According to the board, 27% of those who obtain a residence permit to study here don’t bother to register with a Swedish university or college. Last year, Migrationsverket checked up on 6,000 people who had been granted residency on studying grounds.
Migrationverket’s Kjell Ekfelt, who headed the investigation, says some of those who failed to register had legitimately taken up offers to study elsewhere. However, others had applied under false pretences to find their way into a Schengen country.
“There is a risk that they avoid immigration regulations and do something else in Sweden or in another EU country,” Ekfelt told Swedish Radio.
“They either work or find reasons to take up permanent residency.”
The findings have now been handed over to the government along with a pricey set of proposals to control student runaways.
Granting shorter-stay permits for would-be students until they are registered is one of the more common sense approaches on offer. But the proposal to slap a 63,000 kronor a year fee – to be deposited in a Swedish bank account – has sparked the most controversy.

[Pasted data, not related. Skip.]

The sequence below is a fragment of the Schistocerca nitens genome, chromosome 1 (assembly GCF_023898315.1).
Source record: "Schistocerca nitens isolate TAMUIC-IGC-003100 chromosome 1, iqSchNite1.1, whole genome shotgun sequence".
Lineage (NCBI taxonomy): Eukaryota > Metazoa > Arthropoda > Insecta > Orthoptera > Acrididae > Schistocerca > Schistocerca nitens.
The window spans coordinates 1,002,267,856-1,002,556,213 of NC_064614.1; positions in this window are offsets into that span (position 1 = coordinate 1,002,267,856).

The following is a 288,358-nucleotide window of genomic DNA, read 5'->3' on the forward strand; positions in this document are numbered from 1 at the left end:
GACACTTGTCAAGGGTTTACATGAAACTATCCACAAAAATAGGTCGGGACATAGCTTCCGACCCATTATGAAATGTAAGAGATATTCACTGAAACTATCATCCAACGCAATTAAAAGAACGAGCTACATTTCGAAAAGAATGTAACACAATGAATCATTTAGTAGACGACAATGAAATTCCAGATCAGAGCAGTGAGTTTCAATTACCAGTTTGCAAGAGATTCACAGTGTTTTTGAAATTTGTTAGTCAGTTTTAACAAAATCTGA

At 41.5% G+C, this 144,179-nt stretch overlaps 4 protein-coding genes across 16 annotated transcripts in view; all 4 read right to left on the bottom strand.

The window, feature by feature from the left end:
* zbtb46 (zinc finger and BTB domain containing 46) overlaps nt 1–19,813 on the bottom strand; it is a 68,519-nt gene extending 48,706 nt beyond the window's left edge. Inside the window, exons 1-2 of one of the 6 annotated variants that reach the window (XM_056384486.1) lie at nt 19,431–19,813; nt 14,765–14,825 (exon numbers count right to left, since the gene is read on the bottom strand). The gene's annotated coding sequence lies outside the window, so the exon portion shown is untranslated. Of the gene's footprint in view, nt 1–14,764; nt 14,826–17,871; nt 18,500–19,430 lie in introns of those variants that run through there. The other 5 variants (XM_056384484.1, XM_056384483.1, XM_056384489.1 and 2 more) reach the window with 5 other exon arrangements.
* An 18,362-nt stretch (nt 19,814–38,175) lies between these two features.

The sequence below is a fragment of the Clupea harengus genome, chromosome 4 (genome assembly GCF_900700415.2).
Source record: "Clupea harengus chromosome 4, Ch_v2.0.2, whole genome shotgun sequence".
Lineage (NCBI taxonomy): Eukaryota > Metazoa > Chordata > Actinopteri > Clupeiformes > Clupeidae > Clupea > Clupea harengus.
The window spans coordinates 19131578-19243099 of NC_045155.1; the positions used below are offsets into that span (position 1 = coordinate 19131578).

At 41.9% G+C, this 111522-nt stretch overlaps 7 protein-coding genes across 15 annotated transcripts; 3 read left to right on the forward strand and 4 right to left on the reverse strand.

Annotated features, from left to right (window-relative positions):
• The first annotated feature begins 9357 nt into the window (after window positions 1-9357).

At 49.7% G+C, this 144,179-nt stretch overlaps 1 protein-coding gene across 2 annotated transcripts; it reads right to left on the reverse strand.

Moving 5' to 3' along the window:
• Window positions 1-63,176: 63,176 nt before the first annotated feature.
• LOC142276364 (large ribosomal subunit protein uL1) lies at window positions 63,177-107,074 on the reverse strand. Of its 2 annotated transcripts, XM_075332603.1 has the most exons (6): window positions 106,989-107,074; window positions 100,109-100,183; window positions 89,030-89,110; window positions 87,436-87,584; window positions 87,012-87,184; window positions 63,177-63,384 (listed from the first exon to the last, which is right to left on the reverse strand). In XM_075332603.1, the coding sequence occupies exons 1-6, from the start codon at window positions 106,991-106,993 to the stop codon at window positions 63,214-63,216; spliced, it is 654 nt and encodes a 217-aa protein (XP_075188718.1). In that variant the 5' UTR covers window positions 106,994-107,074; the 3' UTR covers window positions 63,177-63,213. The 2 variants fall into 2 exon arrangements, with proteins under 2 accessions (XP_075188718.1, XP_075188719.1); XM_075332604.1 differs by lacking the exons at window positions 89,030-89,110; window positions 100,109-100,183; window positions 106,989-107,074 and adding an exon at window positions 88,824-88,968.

The somewhat random figure would be applied to those coming from non-EU countries to prove they don’t need to lean on the Swedish state for financial support.
But far from preventing the exploitation of the Swedish education system, the proposal has angered both the Swedish National Union of Students and the National Agency of Higher Education
“It’s counter productive if we want to raise the number of foreign students in Sweden,” says Lennart Ståhle from the National Agency for Higher Education.
Today there are 20,000 foreign students in Sweden and non-EU citizens must already prove they have enough cash to live on.
However, Kjell Ekfelt at the Migration Board says there has been numerous instances of counterfeit statements and an obligation to deposit the money in a Swedish bank account would put paid to swindling students.